Advertisement
YOU ARE HERE: LAT HomeCollections
(Page 2 of 2)

THE PERFORMANCE

When Irish eyes are beguiling

Cillian Murphy's latest role continues his independent streak.

March 11, 2007|Rachel Abramowitz | Times Staff Writer

His first love was music, and until he was 20 he played in a Frank Zappa-esque band that was good enough to be offered a record deal, which his parents nixed. He discovered theater randomly during a desultory year spent studying pre-law in Cork. He was transformed, however, when he saw a production of "A Clockwork Orange" in a nightclub.

"I never thought theater could be like that. I thought it was only proscenium arches and classic plays, and this was unbelievably affecting." He found the director of the play and begged to audition for his theater company, landing the lead role in the play -- and later the movie -- "Disco Pigs," about an obsessive teenage folie a deux. He had -- and still has -- no formal training. "I was unbelievably cocky and had nothing to lose, and it suited the part, I suppose."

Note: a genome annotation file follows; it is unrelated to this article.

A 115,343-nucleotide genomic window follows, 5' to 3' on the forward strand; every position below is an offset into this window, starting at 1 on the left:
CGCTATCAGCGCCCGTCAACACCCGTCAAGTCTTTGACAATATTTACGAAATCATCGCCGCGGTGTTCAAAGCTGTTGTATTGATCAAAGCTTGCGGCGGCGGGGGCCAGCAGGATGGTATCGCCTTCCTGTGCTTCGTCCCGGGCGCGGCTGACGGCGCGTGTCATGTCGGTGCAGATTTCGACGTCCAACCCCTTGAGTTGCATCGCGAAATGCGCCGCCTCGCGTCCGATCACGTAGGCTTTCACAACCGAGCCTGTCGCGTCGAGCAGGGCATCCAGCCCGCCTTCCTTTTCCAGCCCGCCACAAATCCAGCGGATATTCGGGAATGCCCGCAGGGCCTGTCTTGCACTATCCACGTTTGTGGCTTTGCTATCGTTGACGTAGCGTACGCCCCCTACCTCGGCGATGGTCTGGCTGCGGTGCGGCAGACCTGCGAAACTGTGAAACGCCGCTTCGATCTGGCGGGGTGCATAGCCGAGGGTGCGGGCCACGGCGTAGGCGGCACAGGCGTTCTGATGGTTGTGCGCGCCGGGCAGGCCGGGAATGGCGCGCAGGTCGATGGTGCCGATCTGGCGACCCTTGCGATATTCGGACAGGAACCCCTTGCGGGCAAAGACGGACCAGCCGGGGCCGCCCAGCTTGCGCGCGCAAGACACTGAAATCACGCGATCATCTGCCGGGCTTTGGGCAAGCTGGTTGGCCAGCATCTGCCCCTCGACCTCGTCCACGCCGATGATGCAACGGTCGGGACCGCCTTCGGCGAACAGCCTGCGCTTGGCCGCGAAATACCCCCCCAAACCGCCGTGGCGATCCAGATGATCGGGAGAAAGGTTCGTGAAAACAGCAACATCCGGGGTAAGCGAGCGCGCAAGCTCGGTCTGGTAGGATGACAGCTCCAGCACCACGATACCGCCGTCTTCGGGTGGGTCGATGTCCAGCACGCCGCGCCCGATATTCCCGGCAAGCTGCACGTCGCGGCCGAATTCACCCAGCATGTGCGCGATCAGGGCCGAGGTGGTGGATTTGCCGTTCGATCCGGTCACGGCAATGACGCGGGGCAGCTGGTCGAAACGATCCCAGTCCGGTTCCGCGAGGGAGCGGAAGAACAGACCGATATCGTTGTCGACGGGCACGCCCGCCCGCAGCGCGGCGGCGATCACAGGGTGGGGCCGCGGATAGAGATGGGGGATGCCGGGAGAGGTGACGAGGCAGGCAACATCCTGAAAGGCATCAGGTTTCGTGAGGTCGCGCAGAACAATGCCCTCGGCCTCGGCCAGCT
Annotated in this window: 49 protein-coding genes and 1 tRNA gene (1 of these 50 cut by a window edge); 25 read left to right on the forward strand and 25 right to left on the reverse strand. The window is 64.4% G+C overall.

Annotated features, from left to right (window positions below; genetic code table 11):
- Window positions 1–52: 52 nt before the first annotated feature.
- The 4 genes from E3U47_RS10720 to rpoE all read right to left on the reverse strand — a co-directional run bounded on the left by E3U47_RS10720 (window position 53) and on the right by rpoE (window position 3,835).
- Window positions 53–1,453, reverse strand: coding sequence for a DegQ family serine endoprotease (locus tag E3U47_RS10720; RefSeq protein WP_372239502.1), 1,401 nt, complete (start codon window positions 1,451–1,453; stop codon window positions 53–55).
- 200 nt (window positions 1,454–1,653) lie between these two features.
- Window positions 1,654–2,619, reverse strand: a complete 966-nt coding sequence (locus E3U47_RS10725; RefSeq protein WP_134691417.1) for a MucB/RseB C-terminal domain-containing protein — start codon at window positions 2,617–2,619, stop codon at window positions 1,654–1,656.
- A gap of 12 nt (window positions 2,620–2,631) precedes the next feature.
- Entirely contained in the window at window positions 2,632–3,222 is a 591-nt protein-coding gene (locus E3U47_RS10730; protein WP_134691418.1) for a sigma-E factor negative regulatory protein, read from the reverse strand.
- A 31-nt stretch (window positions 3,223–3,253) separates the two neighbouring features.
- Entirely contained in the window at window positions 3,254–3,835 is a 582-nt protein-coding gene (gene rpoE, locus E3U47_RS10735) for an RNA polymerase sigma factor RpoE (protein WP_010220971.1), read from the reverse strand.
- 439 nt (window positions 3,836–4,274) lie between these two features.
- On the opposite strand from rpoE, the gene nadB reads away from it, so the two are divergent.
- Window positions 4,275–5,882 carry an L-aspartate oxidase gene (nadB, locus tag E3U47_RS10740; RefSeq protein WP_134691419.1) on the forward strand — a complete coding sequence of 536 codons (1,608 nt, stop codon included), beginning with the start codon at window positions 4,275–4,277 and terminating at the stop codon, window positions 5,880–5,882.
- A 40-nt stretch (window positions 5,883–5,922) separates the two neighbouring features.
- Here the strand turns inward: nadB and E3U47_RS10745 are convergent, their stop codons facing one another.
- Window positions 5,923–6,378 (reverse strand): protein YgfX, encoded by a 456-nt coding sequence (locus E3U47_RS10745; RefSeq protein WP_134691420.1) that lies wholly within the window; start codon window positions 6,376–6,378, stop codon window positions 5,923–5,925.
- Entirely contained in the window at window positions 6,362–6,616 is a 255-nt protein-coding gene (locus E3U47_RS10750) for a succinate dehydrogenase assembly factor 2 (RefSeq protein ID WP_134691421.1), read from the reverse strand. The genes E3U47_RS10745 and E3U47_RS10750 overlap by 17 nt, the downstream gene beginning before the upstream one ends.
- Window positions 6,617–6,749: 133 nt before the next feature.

"Trainspotting" director Boyle cast the then unknown as the lead in "28 Days Later" and has hired him again to play a physicist who saves the world in the upcoming sci-fi film "Sunshine."

"He's really come on a lot" since they first worked together, Boyle says. "He's made some really good choices and worked with really interesting people. It's improved his confidence and his knowledge of his own ability."

Murphy seems eager to keep expanding his roles. His fantasy project? "A western," he says with a shy laugh. He used to watch John Wayne westerns on TV with his dad. "There's nothing cooler than a cowboy in jeans and a 10-gallon hat," he says. "To someone in Ireland, it looked pretty cool."

rachel.abramowitz@latimes.com

Advertisement
Los Angeles Times Articles
|
|
|